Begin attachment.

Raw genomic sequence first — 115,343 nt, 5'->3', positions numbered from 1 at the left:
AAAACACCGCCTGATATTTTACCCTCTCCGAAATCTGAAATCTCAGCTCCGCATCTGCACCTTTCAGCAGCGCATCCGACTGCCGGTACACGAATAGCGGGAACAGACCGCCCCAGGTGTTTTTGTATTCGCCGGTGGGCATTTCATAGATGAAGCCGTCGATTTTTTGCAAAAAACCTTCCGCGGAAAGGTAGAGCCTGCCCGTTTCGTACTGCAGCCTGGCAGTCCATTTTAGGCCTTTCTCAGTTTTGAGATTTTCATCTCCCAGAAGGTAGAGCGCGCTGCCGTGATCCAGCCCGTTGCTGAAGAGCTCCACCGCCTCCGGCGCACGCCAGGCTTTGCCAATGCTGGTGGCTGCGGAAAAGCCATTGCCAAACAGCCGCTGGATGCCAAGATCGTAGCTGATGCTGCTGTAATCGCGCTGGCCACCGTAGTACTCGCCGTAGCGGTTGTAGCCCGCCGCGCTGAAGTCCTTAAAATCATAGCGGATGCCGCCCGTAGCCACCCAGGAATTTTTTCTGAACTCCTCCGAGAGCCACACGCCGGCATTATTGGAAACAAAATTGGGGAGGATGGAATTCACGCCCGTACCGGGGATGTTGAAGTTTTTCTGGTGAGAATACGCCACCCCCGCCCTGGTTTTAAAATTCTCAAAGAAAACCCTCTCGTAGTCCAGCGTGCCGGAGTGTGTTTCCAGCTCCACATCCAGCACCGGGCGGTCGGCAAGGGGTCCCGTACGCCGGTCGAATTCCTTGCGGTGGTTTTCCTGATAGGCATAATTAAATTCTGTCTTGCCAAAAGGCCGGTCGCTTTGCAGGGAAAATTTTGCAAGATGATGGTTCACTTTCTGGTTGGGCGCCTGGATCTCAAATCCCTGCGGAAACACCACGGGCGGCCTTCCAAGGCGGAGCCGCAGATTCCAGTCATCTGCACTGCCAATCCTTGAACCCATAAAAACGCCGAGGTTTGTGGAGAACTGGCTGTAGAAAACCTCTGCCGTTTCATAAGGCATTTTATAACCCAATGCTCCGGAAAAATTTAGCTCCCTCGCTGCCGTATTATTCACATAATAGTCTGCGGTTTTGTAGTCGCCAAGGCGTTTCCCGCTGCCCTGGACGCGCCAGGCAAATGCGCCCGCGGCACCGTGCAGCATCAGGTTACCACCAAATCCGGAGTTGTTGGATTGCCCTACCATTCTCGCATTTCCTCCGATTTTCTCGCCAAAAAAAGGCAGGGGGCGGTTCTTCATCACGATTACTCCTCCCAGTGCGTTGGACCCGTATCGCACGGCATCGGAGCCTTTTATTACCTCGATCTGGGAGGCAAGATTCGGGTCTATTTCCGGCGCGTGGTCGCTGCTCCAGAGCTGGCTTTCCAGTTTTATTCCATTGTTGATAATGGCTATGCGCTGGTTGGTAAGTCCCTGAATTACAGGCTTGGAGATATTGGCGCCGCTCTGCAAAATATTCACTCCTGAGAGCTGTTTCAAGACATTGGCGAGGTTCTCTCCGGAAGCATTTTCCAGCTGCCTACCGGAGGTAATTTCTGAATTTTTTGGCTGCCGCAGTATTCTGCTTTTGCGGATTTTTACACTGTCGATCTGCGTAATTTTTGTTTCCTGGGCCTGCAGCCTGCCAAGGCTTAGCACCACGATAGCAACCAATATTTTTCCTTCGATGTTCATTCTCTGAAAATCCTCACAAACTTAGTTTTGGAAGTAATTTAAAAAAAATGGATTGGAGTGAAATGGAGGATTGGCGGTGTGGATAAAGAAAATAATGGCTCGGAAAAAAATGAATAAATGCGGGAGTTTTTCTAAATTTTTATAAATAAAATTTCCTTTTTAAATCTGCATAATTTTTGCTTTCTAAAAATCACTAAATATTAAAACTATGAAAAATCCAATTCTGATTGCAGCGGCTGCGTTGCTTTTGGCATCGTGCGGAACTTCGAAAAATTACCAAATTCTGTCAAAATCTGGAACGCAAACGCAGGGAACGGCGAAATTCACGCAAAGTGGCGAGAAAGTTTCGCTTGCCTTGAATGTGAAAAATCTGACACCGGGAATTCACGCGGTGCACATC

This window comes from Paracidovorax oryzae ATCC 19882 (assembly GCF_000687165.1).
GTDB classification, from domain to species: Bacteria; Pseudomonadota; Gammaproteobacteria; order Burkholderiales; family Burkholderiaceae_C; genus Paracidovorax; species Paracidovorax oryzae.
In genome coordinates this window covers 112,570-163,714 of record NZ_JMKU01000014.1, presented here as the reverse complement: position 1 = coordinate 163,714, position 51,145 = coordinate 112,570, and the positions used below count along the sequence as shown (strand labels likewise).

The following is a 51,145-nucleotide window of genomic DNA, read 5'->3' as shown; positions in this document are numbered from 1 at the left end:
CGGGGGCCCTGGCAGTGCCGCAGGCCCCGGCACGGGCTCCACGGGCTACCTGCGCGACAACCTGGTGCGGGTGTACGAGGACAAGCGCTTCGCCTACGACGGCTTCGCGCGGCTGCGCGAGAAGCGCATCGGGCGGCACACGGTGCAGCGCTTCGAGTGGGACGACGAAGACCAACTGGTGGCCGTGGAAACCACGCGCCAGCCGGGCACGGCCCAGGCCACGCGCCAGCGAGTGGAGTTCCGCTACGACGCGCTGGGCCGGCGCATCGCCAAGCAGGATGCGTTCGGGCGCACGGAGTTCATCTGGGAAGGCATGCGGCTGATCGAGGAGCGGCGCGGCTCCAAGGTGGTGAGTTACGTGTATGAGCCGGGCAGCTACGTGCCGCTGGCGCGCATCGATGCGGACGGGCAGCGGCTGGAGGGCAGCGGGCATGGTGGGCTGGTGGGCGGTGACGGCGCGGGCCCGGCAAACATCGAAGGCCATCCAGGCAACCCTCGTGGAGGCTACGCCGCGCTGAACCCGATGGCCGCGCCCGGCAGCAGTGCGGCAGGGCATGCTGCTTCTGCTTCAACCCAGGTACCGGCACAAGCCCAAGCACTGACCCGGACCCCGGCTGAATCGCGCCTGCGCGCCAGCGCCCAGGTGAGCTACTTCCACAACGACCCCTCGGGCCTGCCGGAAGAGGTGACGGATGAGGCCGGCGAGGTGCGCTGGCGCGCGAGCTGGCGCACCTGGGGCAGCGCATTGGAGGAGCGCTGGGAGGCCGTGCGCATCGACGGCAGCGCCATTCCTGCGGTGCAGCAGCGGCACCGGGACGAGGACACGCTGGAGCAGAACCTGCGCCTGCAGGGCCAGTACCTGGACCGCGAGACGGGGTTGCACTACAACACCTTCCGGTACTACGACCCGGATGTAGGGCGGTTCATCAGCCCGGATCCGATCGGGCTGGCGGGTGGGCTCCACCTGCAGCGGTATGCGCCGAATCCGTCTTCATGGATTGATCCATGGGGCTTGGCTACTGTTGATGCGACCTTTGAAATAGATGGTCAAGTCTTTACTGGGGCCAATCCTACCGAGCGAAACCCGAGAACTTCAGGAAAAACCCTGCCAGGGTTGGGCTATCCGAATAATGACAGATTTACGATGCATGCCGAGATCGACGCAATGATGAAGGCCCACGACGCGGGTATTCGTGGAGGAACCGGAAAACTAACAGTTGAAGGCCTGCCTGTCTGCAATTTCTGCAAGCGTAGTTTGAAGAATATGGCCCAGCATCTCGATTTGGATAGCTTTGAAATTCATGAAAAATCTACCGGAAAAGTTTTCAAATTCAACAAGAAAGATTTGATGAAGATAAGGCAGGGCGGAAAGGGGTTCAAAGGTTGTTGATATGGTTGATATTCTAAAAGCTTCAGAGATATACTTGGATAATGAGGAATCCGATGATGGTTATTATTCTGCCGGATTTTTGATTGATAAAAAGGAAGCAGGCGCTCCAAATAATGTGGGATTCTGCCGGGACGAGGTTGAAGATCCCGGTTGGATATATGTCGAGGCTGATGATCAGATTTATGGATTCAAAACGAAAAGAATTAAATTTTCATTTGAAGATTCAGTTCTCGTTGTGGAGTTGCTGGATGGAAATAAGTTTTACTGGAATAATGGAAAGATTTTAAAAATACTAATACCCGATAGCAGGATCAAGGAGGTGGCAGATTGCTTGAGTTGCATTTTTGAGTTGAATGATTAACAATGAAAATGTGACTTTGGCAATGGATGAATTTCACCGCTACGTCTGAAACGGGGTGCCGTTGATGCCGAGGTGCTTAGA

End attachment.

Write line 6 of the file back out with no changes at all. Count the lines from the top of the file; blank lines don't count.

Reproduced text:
The following is a 51,145-nucleotide window of genomic DNA, read 5'->3' as shown; positions in this document are numbered from 1 at the left end: